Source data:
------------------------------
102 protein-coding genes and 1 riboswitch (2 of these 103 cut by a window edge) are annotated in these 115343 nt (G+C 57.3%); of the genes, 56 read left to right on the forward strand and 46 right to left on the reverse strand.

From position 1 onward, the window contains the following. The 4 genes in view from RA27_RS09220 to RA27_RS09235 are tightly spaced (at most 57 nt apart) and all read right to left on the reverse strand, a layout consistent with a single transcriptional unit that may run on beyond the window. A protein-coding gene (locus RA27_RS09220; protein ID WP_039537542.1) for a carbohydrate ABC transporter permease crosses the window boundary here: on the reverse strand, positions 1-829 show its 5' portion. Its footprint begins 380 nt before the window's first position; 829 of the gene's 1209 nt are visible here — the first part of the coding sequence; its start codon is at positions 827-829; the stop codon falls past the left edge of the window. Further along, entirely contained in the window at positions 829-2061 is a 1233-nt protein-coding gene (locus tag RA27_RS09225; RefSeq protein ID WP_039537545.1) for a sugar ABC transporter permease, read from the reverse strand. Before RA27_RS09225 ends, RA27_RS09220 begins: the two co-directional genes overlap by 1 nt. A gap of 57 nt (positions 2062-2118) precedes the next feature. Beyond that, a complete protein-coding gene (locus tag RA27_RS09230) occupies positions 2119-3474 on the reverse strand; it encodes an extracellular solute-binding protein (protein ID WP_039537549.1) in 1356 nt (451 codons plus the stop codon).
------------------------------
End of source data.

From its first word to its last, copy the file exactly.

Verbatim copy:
102 protein-coding genes and 1 riboswitch (2 of these 103 cut by a window edge) are annotated in these 115343 nt (G+C 57.3%); of the genes, 56 read left to right on the forward strand and 46 right to left on the reverse strand.

From position 1 onward, the window contains the following. The 4 genes in view from RA27_RS09220 to RA27_RS09235 are tightly spaced (at most 57 nt apart) and all read right to left on the reverse strand, a layout consistent with a single transcriptional unit that may run on beyond the window. A protein-coding gene (locus RA27_RS09220; protein ID WP_039537542.1) for a carbohydrate ABC transporter permease crosses the window boundary here: on the reverse strand, positions 1-829 show its 5' portion. Its footprint begins 380 nt before the window's first position; 829 of the gene's 1209 nt are visible here — the first part of the coding sequence; its start codon is at positions 827-829; the stop codon falls past the left edge of the window. Further along, entirely contained in the window at positions 829-2061 is a 1233-nt protein-coding gene (locus tag RA27_RS09225; RefSeq protein ID WP_039537545.1) for a sugar ABC transporter permease, read from the reverse strand. Before RA27_RS09225 ends, RA27_RS09220 begins: the two co-directional genes overlap by 1 nt. A gap of 57 nt (positions 2062-2118) precedes the next feature. Beyond that, a complete protein-coding gene (locus tag RA27_RS09230) occupies positions 2119-3474 on the reverse strand; it encodes an extracellular solute-binding protein (protein ID WP_039537549.1) in 1356 nt (451 codons plus the stop codon).